CC: What are you working on in your shop right now? Have you got any new wicked designs?
Ron: Yeah, I have been working on a new bike for myself. It’s call Finnicky and it has fins on the down tubes. It has fins on the gooseneck. It has fins on the axle covers. Fins on the engine. Extended the Shovelhead an inch and a quarter on the spark plug side then the fins go all the way up where normally they would stop at a spark plug they just continue up so the spark plugs are like the cavity which makes the heads look really massive, and then the frame has an offset to it so that it is like an optical illusion where the fins actually look bigger than they are because the frame is not in the center, but yet it is lined up perfectly.
CC: Where do you draw the inspiration for your rolling works of art?
Ron: I think about stuff… It’s a thought process, and usually I get a concept of what I want to do on the bike and then I keep modifying on that idea, but I still stay on that wavelength.
CC: Out of the new batch of builders who are out there now, do any of them impress you at all?
Ron: There are a few that do.
CC: Anybody in particular?
Ron: Not really, just an array.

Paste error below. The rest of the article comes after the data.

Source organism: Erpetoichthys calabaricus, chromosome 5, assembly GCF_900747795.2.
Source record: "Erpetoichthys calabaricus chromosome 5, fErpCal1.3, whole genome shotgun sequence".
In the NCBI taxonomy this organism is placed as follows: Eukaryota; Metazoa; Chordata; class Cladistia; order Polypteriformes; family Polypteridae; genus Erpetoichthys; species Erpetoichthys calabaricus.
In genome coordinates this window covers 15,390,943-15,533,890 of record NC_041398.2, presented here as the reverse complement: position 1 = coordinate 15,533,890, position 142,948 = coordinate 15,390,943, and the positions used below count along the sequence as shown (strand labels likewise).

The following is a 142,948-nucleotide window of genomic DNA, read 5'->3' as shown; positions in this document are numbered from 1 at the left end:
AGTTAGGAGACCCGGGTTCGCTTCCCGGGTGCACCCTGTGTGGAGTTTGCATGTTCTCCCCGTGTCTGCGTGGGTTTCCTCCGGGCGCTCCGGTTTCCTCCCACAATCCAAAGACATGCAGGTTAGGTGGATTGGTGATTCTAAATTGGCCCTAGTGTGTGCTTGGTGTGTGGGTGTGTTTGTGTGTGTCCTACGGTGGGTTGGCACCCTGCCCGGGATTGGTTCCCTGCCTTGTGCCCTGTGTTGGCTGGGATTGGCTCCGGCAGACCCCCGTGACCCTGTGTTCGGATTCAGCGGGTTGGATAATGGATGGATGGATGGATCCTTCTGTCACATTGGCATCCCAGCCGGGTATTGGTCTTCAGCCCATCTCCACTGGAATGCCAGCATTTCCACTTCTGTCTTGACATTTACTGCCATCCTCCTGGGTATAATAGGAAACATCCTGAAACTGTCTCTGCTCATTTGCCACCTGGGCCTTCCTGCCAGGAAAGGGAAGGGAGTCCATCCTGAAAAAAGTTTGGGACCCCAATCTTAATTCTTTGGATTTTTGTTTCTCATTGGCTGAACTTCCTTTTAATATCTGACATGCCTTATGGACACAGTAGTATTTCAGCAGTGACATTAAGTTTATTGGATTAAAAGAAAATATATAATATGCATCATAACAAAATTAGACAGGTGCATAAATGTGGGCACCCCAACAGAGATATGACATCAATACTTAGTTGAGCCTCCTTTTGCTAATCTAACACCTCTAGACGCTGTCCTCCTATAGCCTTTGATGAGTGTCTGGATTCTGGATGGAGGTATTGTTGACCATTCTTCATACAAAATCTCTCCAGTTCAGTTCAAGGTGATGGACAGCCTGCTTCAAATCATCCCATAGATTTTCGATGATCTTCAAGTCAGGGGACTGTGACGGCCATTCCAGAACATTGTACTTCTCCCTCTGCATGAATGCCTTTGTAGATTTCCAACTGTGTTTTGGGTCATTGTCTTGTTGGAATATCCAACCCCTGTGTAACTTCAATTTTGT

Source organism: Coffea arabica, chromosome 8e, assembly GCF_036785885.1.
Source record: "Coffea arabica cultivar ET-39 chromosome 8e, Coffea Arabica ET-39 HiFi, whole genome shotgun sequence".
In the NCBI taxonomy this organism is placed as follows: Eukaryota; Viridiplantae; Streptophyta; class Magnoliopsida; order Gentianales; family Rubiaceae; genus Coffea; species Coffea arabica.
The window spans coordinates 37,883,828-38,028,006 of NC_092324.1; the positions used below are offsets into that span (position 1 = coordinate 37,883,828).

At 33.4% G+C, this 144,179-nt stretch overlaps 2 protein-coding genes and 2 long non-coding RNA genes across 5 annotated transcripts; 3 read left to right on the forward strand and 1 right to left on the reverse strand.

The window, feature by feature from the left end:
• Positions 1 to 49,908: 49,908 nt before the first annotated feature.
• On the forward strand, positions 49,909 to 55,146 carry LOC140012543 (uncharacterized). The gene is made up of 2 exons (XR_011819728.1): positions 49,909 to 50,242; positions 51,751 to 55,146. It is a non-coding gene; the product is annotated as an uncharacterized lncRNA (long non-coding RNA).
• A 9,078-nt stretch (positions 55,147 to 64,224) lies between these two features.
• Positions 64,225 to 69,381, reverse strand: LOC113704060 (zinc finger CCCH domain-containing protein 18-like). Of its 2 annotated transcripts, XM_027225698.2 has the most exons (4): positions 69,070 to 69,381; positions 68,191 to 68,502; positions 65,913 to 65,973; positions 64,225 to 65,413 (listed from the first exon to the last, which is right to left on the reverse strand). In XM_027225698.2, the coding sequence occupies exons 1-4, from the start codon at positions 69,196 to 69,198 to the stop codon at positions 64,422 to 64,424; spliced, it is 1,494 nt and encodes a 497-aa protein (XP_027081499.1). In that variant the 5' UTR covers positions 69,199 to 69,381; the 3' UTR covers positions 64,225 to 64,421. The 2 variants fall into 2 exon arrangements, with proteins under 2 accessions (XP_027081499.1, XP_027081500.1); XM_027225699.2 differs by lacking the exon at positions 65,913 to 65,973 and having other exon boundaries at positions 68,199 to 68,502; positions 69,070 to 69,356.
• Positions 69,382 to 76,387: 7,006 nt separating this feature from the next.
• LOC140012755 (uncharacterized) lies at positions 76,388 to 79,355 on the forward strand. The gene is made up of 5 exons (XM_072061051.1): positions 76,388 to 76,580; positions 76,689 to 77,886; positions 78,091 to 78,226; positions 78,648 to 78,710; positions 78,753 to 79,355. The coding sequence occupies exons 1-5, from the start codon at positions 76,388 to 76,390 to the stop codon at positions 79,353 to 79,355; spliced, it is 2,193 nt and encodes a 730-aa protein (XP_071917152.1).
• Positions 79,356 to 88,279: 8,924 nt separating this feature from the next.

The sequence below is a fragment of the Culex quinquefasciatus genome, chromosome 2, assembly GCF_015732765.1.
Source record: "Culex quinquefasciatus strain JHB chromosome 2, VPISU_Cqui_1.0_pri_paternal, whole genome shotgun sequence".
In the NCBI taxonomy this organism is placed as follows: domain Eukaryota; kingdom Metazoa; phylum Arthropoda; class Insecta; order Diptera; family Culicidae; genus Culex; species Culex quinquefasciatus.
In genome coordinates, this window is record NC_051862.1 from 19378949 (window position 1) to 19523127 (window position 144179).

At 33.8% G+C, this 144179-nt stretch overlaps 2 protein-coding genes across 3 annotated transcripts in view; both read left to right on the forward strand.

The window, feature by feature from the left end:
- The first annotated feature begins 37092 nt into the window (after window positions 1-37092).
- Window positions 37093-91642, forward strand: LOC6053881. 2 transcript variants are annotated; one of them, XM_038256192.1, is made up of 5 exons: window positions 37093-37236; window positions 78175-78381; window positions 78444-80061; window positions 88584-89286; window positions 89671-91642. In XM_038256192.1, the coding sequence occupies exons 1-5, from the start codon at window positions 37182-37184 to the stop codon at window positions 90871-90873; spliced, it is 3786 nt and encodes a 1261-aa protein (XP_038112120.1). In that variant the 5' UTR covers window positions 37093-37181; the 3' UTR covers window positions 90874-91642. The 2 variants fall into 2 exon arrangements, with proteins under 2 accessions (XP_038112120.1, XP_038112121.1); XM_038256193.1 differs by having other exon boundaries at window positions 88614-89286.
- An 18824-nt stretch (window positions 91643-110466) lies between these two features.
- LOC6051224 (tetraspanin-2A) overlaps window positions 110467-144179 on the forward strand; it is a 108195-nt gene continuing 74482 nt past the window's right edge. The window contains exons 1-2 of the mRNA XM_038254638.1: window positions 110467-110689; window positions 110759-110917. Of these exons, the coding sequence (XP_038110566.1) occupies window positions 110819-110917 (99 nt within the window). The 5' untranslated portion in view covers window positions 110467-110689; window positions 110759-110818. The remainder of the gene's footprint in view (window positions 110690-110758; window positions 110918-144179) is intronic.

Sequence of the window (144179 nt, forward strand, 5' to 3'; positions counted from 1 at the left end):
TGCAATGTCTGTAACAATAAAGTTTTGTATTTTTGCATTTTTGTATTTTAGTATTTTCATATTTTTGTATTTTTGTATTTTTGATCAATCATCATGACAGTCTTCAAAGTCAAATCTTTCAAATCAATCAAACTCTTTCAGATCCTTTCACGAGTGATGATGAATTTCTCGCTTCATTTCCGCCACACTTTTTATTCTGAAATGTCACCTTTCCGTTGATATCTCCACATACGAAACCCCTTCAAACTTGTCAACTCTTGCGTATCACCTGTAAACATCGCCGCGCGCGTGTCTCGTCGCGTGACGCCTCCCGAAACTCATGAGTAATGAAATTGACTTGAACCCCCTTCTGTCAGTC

CC: Do you think the custom bike craze is slowing down any?
Ron: I don’t think it is slowing down other than it is at a point of saturation. I don’t know what John Green thinks, I’ve never talked to him about it, but I do know that I go to a show just about every weekend and they are everywhere. There was one on the East Coast. They weren’t bike people at all; they were just money people. They said, “OK, we’re going to have a bike show.” And they don’t know shit about it, but they’re going to have a bike show…. OK… so they get their little piece of the pie. And then this benefit over here… they’re going to raise money for this…, which could be a very good cause, but then you gotta go there….., and there are so many things you can do which makes it kind of rough for people like John who have been doing it for a long time and then these other guys come in and they kind of step on your toes to a degree. I don’t think the custom bike craze is going out, just that there is a saturation point, and all these new shops, I don’t know how they can survive. I have managed to survive for 40-some years, but to start fresh right now when you’ve got Joe over here and Sam over here and Pete over here…. I mean all in the same town. Come on. They don’t necessarily know what they’re doing, just because you own a bike shop doesn’t mean you’re a bike builder.
CC: Are there any build-offs in your future? Anything else we’re going to see on TV?
Ron: Not to my knowledge. I am going to be on the 16th on V-Twin TV. As far as the Build-Off, they didn’t choose me, which I understand they have motocross bikes on there, Jap junk, they call the metrics (I’m a little prejudiced). I don’t care if I’m on it or not, but when they bring this whole other element in, I really don’t care.
Interview & photos by Loney and Stephanie Wilcoxson